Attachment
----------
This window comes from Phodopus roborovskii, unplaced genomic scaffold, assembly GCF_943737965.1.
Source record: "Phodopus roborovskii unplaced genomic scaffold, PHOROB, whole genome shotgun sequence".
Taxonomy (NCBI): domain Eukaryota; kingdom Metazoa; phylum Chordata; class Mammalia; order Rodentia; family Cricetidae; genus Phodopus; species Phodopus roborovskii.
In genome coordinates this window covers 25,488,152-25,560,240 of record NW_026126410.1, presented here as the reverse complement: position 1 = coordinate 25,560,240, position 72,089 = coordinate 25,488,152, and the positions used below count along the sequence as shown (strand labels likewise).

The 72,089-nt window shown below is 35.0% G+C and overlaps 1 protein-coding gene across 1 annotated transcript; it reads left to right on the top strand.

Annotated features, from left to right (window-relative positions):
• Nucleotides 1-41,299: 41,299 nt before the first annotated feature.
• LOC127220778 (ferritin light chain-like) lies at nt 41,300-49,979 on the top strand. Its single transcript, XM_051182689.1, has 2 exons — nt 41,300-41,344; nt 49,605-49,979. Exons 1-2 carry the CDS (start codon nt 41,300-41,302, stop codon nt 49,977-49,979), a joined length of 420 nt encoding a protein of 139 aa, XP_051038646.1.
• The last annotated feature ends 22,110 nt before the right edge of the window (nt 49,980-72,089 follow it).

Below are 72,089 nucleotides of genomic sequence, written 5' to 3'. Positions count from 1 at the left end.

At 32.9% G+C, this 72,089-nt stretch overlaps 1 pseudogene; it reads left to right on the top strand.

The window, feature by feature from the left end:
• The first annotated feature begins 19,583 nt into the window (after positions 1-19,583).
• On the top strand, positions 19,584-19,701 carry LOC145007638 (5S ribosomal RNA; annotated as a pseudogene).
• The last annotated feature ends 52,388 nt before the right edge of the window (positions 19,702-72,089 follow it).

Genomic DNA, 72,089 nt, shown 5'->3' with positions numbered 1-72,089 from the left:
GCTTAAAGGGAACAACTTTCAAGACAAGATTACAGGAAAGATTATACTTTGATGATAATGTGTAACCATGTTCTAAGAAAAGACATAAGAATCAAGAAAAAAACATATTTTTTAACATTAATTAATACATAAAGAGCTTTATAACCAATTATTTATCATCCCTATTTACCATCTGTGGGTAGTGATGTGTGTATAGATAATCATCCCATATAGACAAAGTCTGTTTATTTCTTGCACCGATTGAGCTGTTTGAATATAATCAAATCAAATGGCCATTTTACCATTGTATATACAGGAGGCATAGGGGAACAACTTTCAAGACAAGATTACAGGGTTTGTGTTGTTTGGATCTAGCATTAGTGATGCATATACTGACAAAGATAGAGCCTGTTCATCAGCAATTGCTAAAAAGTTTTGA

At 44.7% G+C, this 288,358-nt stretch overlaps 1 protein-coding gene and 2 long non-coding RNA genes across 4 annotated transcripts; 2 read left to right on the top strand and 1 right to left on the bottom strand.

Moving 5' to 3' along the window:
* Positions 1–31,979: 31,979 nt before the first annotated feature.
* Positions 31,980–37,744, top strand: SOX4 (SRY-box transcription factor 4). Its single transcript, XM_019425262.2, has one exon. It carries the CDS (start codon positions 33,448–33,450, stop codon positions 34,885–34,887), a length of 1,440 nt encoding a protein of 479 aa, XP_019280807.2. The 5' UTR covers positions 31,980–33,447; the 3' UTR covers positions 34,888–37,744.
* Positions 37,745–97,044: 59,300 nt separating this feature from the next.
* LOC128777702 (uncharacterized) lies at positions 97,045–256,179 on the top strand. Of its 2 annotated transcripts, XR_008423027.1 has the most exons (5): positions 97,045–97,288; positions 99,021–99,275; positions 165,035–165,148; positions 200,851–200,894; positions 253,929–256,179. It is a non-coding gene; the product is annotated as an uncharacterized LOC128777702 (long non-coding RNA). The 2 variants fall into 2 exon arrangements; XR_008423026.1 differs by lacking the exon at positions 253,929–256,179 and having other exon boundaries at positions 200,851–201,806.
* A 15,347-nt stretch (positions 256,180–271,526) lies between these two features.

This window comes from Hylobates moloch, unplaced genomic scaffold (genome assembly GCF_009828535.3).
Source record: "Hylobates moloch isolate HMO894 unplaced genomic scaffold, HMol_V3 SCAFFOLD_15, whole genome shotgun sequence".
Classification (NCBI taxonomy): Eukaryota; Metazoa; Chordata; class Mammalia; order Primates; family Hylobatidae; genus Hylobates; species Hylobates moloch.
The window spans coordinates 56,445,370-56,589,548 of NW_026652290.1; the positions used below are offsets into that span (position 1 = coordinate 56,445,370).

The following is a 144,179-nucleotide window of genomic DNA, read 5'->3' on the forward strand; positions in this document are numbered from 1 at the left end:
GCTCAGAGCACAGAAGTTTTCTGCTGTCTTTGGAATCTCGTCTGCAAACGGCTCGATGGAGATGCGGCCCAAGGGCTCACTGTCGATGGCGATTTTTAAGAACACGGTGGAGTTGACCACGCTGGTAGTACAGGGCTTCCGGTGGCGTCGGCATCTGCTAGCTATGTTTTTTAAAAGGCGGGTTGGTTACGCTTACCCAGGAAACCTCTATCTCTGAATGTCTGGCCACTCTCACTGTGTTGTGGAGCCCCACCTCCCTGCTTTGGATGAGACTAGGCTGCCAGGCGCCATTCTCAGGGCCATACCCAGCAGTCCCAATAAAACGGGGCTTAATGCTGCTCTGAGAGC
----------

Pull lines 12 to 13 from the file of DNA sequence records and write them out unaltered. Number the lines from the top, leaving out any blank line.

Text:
The window, feature by feature from the left end:
• The first annotated feature begins 19,583 nt into the window (after positions 1-19,583).